The first Wyoming grizzly bear hunt in over four decades will target 24 animals if commissioners who oversee the the state's wildlife sign off on a proposal released Friday.
A topic of fierce controversy, the hunt is being devised in a way that state officials hope limits the chance of the bold large carnivore being shot in public view, or killed adjacent to Grand Teton National Park. A no-hunting zone will abut the east boundary of the park, and throughout the Greater Yellowstone Ecosystem it will be illegal to kill a grizzly within a half-mile of a named highway, Wyoming Game and Fish Department Chief Warden Brian Nesvik said.
?The intention is to address public concern that was focused on there being hunting and wildlife viewing going on at the same time,? Nesvik said.
Half of the overall statewide quota ? 10 male bears and two females ? is being distributed among six hunt zones that fall within a 19,279-square-mile ?demographic monitoring area? in the Yellowstone region?s core. Another 10 boars and two sows will be targeted outside this area, in outskirts reaches of the ecosystem where the federal government is not imposing limits on hunting.
The rules on hunting outlined in the draft regulations greatly differ inside and outside of the monitoring area, which encompasses Jackson Hole.
To ensure no more than two female bears are killed, a maximum of two hunters at a time will be allowed afield within the monitoring area.
?People will put in for a license, but we will only take the top two on the list,? Nesvik said. ?They would essentially be able to choose any of those six hunt areas up until the time either the female mortality limit is reached, or the sub-quota for that particular area is reached.?
Outside of the monitoring area, the dozen hunters who draw a license will not be subject to the same two-at-a-time system. Carrying the state-issued texting device will also not be required outside the monitoring area.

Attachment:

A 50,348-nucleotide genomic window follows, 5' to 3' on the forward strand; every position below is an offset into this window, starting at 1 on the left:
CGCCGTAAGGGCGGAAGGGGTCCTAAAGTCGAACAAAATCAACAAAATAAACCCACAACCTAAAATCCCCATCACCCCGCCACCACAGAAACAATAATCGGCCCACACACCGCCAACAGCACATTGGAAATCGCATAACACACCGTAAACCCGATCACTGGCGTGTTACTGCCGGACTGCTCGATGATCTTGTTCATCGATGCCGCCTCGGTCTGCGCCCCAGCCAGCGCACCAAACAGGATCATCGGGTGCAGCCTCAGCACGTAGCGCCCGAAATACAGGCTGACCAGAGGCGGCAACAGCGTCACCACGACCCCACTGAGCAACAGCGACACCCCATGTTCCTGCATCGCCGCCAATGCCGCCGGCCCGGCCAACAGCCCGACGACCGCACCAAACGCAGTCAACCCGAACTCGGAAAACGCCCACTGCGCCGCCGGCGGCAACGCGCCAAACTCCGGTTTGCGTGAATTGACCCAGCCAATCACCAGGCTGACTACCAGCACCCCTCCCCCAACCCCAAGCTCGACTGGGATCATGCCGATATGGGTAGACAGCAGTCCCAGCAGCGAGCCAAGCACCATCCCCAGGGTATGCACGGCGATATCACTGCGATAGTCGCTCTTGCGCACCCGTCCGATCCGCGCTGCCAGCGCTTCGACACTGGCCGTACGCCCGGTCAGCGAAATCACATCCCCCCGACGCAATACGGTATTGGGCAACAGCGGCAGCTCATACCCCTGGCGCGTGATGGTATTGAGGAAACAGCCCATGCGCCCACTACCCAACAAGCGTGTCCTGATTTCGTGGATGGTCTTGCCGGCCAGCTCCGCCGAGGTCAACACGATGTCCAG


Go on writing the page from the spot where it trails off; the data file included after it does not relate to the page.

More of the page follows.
?Outside the DMA,? Nesvik said, ?we?ll issue licenses like we would an elk area.?
The legal season for grizzly bears will be mid-September through mid-November, and the state has for now ruled out a springtime hunt, which exists for black bears.
I hope it goes forward and is a success. I also am surprised at the number of tags proposed.
Bowboy, Ron N., Wyobullshooter, Lonebull, I hope you get tags!
From what I read in this bill bowhunting is allowed. https://wgfd.wyo.gov/WGFD/media/content/May_CH-32_Draft-2-26-18-3.pdf
Per WY G&F Draft bill 2-26-18 Section 6. Archery equipment that is legal for the taking of big or trophy game animals. (a) For the taking of antelope, bighorn sheep, black bear, deer, mountain goat, mountain lion, or gray wolf where designated as a trophy game animal, a hunter shall use a longbow, recurve bow or compound bow of not less than forty (40) pounds draw weight and an arrow equipped with a fixed or expanding point broadhead that when fully expanded cannot pass through a seven-eighths (7/8) inch solid ring. 32-3 (b) For the taking of elk, grizzly bear or moose, a hunter shall use a longbow, recurve bow or compound bow of not less than fifty (50) pounds draw weight and an arrow equipped with a fixed or expanding point broadhead that when fully expanded cannot pass through a seven-eighths (7/8) inch solid ring. (c) For the taking of any big or trophy game animal with a crossbow, a hunter shall use a crossbow having a peak draw weight of at least ninety (90) pounds and a bolt of at least sixteen (16) inches in length equipped with a fixed or expanding point broadhead that when fully expanded cannot pass through a seven-eighths (7/8) inch solid ring. WYOMING GAME AND FISH COMMISSIO
I would love to be second - resident or non-resident:)
Heck, as close as they are coming around Cody, Ron you probably have to be careful taking out the trash at your house!
That will keep the Boys Sucked Up Tight! haha
Good luck, Robb